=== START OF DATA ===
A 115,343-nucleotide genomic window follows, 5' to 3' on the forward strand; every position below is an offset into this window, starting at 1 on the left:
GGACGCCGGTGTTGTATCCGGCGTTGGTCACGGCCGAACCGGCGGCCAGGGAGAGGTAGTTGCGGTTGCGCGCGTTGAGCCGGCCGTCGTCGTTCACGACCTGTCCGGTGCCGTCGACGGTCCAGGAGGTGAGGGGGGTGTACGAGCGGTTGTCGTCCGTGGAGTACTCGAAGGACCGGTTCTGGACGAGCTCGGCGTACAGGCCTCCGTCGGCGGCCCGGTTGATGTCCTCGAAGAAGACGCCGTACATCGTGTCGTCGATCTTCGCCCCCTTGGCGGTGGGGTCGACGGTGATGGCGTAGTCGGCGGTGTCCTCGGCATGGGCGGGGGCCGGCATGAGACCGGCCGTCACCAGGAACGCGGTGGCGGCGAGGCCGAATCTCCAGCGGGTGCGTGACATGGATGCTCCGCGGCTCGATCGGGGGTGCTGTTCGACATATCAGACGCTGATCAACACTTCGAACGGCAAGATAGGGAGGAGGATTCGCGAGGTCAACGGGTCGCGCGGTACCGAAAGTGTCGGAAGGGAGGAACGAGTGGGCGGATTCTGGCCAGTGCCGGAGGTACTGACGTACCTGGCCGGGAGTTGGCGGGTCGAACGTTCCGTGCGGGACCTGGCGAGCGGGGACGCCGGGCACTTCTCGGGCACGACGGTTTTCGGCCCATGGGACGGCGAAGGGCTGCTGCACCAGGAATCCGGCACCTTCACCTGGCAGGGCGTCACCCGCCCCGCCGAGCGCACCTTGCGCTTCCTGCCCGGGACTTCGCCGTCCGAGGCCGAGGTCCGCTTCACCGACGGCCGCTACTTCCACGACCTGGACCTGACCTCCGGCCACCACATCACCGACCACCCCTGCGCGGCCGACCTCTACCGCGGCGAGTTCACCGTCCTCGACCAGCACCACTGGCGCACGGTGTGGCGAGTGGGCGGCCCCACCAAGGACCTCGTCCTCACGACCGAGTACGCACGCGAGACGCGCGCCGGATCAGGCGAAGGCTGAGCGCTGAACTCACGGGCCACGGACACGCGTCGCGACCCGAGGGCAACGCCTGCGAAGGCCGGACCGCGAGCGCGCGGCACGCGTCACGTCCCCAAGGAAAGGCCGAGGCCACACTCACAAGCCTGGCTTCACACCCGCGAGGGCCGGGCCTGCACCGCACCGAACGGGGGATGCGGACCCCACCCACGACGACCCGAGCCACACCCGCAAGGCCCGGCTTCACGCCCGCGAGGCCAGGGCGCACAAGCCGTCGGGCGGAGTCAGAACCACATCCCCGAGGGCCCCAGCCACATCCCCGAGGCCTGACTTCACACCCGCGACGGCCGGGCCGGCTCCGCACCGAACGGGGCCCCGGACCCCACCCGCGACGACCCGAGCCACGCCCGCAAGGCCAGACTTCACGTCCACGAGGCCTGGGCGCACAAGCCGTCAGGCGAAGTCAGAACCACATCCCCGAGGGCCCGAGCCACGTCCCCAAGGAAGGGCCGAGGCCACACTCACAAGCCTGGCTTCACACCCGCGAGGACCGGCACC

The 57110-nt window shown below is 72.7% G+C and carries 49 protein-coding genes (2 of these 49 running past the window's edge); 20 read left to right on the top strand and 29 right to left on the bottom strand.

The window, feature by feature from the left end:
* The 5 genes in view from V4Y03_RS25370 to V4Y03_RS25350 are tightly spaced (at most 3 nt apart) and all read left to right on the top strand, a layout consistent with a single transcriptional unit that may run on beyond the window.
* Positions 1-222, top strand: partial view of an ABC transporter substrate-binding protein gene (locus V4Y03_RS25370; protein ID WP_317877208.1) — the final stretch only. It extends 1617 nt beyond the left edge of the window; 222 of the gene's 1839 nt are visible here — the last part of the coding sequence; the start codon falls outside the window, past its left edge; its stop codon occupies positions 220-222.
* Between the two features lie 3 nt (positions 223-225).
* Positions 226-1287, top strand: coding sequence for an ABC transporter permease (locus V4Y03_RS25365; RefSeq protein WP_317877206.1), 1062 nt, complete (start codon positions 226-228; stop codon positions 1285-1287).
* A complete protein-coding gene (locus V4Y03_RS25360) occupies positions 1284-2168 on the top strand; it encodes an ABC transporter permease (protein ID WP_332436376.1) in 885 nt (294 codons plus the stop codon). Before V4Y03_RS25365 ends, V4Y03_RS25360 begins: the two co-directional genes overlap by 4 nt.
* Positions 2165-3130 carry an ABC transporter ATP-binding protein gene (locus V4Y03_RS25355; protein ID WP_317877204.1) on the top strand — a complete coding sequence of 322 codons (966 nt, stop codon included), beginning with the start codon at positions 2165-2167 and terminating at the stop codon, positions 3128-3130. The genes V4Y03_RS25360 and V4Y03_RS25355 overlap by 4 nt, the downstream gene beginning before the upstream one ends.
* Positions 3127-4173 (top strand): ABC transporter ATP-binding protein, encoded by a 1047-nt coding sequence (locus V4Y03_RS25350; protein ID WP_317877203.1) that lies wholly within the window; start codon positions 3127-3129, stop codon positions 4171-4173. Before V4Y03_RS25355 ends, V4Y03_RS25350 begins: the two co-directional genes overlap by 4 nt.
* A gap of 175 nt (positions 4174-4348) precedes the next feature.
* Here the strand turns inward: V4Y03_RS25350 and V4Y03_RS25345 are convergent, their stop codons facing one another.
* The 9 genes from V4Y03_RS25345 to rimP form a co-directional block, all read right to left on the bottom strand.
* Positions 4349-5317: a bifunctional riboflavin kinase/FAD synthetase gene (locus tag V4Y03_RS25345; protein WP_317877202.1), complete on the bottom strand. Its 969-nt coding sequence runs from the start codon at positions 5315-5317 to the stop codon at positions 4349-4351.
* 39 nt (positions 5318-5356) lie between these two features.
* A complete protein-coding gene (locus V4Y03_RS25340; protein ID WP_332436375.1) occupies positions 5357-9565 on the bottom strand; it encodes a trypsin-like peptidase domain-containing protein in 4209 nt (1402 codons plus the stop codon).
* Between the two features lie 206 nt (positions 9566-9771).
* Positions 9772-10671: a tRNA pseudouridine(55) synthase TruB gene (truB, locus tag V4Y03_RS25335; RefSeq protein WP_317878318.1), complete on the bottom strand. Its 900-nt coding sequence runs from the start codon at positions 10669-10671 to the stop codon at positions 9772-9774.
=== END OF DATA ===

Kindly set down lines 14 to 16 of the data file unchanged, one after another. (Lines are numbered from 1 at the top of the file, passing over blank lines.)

* The 9 genes from V4Y03_RS25345 to rimP form a co-directional block, all read right to left on the bottom strand.
* Positions 4349-5317: a bifunctional riboflavin kinase/FAD synthetase gene (locus tag V4Y03_RS25345; protein WP_317877202.1), complete on the bottom strand. Its 969-nt coding sequence runs from the start codon at positions 5315-5317 to the stop codon at positions 4349-4351.
* 39 nt (positions 5318-5356) lie between these two features.